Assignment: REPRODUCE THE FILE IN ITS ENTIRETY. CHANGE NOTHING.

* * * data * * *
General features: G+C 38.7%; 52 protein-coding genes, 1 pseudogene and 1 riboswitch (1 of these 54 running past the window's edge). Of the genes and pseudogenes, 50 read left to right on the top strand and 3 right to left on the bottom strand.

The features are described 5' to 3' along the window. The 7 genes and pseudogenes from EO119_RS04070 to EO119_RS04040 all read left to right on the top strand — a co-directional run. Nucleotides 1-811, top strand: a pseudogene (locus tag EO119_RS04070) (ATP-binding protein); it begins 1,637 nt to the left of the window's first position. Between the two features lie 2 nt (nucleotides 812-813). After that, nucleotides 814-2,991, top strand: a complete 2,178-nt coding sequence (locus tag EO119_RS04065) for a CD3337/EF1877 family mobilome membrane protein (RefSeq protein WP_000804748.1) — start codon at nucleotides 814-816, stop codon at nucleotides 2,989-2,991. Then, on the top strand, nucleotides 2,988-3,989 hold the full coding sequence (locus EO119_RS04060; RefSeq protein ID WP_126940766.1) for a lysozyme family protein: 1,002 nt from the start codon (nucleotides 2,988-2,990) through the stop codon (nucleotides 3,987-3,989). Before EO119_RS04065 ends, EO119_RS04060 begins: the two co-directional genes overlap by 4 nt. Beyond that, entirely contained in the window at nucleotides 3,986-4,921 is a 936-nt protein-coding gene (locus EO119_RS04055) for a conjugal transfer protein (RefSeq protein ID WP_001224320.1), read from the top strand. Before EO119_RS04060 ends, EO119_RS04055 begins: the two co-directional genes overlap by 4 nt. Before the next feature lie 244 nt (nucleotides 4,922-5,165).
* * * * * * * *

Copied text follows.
General features: G+C 38.7%; 52 protein-coding genes, 1 pseudogene and 1 riboswitch (1 of these 54 running past the window's edge). Of the genes and pseudogenes, 50 read left to right on the top strand and 3 right to left on the bottom strand.

The features are described 5' to 3' along the window. The 7 genes and pseudogenes from EO119_RS04070 to EO119_RS04040 all read left to right on the top strand — a co-directional run. Nucleotides 1-811, top strand: a pseudogene (locus tag EO119_RS04070) (ATP-binding protein); it begins 1,637 nt to the left of the window's first position. Between the two features lie 2 nt (nucleotides 812-813). After that, nucleotides 814-2,991, top strand: a complete 2,178-nt coding sequence (locus tag EO119_RS04065) for a CD3337/EF1877 family mobilome membrane protein (RefSeq protein WP_000804748.1) — start codon at nucleotides 814-816, stop codon at nucleotides 2,989-2,991. Then, on the top strand, nucleotides 2,988-3,989 hold the full coding sequence (locus EO119_RS04060; RefSeq protein ID WP_126940766.1) for a lysozyme family protein: 1,002 nt from the start codon (nucleotides 2,988-2,990) through the stop codon (nucleotides 3,987-3,989). Before EO119_RS04065 ends, EO119_RS04060 begins: the two co-directional genes overlap by 4 nt. Beyond that, entirely contained in the window at nucleotides 3,986-4,921 is a 936-nt protein-coding gene (locus EO119_RS04055) for a conjugal transfer protein (RefSeq protein ID WP_001224320.1), read from the top strand. Before EO119_RS04060 ends, EO119_RS04055 begins: the two co-directional genes overlap by 4 nt. Before the next feature lie 244 nt (nucleotides 4,922-5,165).